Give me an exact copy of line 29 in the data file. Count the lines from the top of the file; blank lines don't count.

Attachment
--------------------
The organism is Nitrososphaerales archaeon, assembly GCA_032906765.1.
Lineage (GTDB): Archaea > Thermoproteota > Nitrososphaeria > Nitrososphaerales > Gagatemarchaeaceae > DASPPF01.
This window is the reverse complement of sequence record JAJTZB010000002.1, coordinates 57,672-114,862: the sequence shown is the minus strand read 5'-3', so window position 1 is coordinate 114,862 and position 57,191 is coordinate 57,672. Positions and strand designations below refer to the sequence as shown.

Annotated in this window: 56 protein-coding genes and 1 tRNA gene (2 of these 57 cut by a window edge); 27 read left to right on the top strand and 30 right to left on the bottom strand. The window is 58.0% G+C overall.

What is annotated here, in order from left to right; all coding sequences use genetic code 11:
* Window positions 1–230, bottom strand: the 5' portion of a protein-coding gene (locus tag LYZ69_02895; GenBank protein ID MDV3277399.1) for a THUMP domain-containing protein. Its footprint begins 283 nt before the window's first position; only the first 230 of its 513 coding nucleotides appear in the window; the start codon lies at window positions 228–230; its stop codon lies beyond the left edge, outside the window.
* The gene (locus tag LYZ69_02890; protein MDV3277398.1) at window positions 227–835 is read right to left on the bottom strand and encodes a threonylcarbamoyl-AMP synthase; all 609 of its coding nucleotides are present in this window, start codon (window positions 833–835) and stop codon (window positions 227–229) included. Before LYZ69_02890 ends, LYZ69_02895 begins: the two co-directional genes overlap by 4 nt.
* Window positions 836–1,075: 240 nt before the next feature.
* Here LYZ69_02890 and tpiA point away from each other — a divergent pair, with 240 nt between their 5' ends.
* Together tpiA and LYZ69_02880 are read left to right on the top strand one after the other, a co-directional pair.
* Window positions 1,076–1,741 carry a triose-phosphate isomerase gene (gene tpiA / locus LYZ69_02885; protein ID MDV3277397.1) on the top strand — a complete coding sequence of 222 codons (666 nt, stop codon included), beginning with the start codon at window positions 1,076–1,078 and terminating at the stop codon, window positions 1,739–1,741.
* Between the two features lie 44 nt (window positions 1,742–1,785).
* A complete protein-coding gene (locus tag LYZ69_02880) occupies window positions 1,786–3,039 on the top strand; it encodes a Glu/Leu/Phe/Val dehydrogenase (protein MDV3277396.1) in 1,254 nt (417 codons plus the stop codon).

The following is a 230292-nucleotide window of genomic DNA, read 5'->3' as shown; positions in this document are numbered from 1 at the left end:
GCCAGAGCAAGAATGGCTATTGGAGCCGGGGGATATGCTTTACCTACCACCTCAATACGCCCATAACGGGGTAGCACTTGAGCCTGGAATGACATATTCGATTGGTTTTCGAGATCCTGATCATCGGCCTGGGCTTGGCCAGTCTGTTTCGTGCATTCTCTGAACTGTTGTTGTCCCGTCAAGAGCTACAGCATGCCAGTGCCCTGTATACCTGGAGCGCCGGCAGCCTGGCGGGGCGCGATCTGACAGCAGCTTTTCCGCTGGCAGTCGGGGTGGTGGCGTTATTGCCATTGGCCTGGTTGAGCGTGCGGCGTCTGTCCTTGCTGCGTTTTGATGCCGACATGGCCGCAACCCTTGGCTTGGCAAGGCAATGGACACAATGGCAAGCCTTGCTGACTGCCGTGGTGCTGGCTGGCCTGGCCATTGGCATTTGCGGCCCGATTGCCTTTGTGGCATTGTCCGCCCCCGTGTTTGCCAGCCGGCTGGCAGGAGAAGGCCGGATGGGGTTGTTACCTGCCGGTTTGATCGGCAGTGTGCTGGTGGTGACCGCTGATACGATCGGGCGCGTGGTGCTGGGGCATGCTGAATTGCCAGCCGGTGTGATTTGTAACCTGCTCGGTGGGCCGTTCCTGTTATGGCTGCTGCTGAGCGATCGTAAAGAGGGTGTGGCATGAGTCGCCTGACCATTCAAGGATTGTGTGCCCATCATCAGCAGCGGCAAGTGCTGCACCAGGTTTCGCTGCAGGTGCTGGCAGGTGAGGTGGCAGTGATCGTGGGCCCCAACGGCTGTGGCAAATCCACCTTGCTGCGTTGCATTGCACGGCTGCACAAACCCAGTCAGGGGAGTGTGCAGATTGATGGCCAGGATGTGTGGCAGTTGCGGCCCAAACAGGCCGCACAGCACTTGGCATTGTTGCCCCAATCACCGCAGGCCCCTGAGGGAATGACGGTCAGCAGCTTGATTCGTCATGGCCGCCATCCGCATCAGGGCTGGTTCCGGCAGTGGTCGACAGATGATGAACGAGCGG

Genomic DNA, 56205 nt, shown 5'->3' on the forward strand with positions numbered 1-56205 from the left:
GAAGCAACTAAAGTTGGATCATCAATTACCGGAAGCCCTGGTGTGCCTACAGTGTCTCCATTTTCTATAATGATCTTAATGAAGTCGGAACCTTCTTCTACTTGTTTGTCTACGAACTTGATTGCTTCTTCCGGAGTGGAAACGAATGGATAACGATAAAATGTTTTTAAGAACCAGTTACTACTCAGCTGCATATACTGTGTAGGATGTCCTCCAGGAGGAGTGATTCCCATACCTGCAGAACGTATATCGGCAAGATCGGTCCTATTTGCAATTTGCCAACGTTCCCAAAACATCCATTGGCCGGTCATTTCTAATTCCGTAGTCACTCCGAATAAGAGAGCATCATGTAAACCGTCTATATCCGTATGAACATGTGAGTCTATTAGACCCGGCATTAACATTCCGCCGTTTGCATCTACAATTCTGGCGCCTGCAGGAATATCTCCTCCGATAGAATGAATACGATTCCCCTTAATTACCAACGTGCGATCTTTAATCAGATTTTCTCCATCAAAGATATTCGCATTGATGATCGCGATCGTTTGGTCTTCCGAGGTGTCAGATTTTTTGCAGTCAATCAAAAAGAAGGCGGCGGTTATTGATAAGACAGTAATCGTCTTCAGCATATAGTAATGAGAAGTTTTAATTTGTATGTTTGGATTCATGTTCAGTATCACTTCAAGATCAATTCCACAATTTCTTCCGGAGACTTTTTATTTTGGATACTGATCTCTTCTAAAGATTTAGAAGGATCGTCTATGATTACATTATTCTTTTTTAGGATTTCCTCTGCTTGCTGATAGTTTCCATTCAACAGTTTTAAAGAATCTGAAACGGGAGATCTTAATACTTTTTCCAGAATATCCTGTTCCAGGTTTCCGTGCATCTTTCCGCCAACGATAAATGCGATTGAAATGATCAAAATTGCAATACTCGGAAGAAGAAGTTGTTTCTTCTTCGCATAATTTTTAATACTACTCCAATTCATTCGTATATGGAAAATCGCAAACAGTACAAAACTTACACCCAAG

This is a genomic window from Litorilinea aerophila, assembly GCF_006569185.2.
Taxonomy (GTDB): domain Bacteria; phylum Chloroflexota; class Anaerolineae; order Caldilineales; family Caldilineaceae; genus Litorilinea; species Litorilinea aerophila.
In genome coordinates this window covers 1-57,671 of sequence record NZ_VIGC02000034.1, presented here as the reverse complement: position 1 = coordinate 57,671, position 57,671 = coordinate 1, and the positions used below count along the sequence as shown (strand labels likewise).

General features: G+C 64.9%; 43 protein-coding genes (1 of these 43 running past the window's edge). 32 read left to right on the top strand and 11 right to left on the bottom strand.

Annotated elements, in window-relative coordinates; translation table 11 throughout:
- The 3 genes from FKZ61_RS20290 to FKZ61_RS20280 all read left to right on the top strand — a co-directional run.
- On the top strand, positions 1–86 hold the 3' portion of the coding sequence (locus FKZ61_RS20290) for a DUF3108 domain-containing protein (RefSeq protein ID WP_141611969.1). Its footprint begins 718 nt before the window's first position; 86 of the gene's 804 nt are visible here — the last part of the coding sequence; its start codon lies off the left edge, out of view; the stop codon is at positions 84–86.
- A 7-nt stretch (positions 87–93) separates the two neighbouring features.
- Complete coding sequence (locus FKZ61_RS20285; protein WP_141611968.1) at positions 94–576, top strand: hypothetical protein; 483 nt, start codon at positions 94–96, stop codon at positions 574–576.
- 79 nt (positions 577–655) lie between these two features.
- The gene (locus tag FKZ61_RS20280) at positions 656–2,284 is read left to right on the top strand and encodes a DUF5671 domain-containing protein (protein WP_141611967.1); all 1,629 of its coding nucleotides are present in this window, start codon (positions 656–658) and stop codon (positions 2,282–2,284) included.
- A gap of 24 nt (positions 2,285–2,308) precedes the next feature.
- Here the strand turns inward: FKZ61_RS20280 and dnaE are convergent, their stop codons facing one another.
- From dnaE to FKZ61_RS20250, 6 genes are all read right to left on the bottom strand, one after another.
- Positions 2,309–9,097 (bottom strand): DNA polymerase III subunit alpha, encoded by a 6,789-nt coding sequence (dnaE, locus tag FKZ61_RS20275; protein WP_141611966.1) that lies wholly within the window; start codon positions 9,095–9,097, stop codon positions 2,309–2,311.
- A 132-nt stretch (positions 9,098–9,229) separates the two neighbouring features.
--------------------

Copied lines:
- A gap of 24 nt (positions 2,285–2,308) precedes the next feature.